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Letting Volunteers Guide Your Program

Holly Daniels | Published on 3/2/2022
Holly Daniels, MAVA's Greater MN Program Manager, recently interviewed Bev Speltz, Volunteer Coordinator at Winona Volunteer Services in Winona, MN

Winona Volunteer Services offers programs such as Client Education, Coordinated Assistance, Food Programs, Home Delivered Meals, Holiday Projects, and The Clothes Shop. Their favorite MAVA benefit is Service Enterprise.

Holly:
With COVID it sounds like your programs had to adapt quickly. How did volunteers handle all of the changes?

Bev:
I can't praise our volunteers enough. Here was a group of volunteers who stuck with us as we Closed the Clothes shop from March to the end of June, changed the way we operate the food shelf by distributing pre-packed boxes of non-perishables, along with fresh produce and bread. The Home Delivered Meal program saw an increase in clients, however at some homes we were not able to change the way we delivered the meal, our volunteers still needed to enter the homes other clients were able to set a table by the door so we could deliver their meal and still be able to greet them from afar. 

But, I firmly believe that any time you have to change a process, you need to gather the input of those folks that are doing the job. It would have been really easy for us to say: “This is the way we're going to do it.” But instead we said, “The food bank is changing the way we are getting our food order. They're looking at packing boxes — how can we best distribute those? And what are your thoughts on this?”

And I think our Groceries on the GO program was a result of collaborating with clients and volunteers to meet the needs of our community, and asking together: How can we get those groceries from the food shelf to our clients? New services are created by listening to your clients, and asking, what are the needs of the community? And by analyzing currents trends and reviewing your data, and then asking, what does that indicate?

Another example is that we continue to mask here. In fact, we just had our volunteer meetings last week. And you know, Winona County is still kind of what we call a hot zone, meaning our transmission is high. And so we asked the volunteers, “What are your thoughts on continuing to ask shoppers to mask?” And they said, “You know what, at this point, with cases being high, we feel more comfortable if everyone continues to mask.” And so that's so be it, that's what we're doing. 
 
And we all pretty much agreed that, you know, once our transmission is lower, we will lift that masking mandate, but you know, it’s been ever-changing.

Holly:
Have you had issues with your masking policies?

Bev:
If somebody kind of makes a little bit of a fuss about wearing a mask, like, “I don't know why you're making us do this.” My response is always, “We just need to keep our volunteers safe and comfortable so that they can come volunteer with us so we can continue to have the food shelf open.” And then they’re fine with it. So it’s about meeting them on their level and having some grace for them because everyone’s frustrated.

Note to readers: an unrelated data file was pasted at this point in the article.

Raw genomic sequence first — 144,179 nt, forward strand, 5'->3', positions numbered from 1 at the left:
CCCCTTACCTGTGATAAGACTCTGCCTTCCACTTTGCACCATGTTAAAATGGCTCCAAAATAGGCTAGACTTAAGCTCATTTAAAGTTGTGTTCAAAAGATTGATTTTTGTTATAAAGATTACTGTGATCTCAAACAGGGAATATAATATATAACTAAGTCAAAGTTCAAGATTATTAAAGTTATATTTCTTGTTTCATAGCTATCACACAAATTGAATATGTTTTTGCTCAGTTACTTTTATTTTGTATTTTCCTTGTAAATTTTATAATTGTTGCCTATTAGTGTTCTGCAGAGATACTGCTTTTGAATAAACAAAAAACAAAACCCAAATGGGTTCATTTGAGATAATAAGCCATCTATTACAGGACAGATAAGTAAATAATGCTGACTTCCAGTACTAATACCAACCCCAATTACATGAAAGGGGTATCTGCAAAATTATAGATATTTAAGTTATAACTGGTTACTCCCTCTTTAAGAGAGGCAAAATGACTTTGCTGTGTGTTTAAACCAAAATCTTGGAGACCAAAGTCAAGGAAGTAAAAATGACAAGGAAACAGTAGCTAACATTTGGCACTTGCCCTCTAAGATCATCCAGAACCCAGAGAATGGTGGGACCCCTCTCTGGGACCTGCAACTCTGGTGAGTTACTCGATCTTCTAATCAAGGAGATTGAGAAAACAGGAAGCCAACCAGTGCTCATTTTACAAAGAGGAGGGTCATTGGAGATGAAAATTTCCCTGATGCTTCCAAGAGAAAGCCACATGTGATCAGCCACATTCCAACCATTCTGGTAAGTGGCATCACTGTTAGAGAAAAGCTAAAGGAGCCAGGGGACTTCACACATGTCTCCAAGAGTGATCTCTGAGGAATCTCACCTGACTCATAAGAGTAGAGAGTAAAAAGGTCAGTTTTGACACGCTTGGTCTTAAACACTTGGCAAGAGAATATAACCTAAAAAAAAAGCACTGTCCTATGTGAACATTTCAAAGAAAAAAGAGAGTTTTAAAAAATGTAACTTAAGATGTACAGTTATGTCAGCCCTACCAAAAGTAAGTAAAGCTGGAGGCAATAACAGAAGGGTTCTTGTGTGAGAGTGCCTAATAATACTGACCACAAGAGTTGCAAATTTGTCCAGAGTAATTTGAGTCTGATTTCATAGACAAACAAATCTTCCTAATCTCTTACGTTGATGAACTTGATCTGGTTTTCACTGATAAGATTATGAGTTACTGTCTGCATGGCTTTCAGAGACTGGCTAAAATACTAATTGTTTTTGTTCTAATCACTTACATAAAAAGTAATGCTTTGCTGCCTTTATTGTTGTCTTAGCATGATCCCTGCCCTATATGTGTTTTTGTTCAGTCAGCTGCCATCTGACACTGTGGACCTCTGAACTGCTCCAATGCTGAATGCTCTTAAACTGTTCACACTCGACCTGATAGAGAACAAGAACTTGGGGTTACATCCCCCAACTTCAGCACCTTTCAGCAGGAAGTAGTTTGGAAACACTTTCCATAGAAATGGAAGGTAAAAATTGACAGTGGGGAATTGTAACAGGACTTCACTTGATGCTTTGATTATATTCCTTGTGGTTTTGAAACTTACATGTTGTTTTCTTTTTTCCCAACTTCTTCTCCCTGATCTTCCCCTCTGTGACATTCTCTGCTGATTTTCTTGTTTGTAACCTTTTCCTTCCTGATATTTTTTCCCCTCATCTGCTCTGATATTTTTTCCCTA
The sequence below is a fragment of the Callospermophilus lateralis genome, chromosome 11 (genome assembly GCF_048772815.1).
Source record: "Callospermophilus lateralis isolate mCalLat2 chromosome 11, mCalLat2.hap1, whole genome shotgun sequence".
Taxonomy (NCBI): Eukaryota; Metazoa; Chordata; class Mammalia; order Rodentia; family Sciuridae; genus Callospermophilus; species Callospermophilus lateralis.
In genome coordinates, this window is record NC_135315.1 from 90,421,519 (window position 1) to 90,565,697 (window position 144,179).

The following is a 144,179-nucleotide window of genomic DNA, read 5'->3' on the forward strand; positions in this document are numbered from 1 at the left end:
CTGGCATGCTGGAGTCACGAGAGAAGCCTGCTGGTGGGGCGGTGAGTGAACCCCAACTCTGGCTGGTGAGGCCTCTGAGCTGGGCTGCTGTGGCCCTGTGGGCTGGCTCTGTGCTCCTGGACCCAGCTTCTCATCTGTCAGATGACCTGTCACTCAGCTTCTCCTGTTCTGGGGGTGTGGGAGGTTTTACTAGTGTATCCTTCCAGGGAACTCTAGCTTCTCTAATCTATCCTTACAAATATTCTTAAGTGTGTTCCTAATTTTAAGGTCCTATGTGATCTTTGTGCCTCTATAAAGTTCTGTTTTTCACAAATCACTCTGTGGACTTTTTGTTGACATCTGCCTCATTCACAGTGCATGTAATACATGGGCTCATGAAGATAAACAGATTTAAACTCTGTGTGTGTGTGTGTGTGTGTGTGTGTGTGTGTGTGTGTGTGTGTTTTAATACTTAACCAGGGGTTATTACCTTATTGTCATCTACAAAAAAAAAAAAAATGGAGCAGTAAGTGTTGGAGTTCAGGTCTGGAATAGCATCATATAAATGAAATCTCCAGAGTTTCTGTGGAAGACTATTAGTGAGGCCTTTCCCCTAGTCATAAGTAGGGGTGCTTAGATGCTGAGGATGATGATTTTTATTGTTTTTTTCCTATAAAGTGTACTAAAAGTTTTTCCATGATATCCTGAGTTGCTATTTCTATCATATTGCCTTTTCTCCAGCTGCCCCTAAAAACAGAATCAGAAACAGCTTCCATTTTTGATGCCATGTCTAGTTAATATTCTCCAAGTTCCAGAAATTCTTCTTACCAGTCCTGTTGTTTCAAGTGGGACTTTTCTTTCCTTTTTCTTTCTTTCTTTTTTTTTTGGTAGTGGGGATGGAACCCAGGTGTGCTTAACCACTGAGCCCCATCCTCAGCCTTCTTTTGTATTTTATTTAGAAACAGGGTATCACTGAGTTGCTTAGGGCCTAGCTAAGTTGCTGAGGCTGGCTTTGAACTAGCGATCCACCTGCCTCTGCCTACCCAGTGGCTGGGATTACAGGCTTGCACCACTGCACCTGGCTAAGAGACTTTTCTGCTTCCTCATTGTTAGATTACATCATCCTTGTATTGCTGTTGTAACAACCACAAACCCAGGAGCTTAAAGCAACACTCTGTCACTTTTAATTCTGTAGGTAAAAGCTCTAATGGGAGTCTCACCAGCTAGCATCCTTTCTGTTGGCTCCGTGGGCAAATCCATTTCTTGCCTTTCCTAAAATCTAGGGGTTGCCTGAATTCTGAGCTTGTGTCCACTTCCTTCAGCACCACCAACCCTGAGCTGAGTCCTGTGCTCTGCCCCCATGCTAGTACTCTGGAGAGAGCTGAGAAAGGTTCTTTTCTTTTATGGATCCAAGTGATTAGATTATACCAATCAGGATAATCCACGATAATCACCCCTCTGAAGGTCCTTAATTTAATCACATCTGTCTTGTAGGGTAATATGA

Holly:
When you talk about changing a process and first asking the volunteers what they think is best. Do you email? Do you survey them? Do you ask in person?

Bev:
I do a combination of all. It is so important to listen to your volunteers.

We meet with our groups of volunteers every three months. And then we usually have two events per year. We have a spring event where we might have a picnic. And then we have a fall event for volunteer recognition. So I feel like we establish relationships with all of these groups of volunteers, and they know they can talk to us. 

We are currently in the process of designing a new building that will streamline the services we provide by having those services under one roof, we met with the volunteers of the food shelf, loading dock and Clothes Shop and asked them questions regarding their current work space (likes and dislikes), common threads were identified and we value the input received.

And you know, sometimes we have to make those hard decisions, that may not be what they want to hear. But, it’s giving them the reasoning behind why that decision has been made. And saying, if you have questions or concerns I'd be happy to meet with you one on one.  

And we may not exactly be where volunteers want us to be yet. But I tell them, “You know what, just give me some time. We're creatively thinking about a way to change this process. But just be patient with us. And I value your input.”

Holly:
What would you say is the biggest value of MAVA to you?

Bev:
I am a firm believer that Service Enterprise makes us reevaluate our processes. It makes us reevaluate our programming. It makes me as a volunteer coordinator take a look at how we do every part of volunteer engagement. It empowers us to want to follow best practices. But it's also just made us more streamlined with our peers. It creates a network of other agencies who have taken that step to create a volunteer management program that is superb. And we strive to be that.

And I love MAVA’s networking opportunities. I want us to be a role model for another agency that is potentially going to be or wants to become a Service Enterprise. You know, I want to be able to network with them and say, “Here are the job descriptions we’ve created. Here, this is our volunteer handbook.” And there are other volunteer coordinators who could be a great resource for me! I think that’s part of us getting together in our SE District Council group. and I’m excited to see where that’s going to go.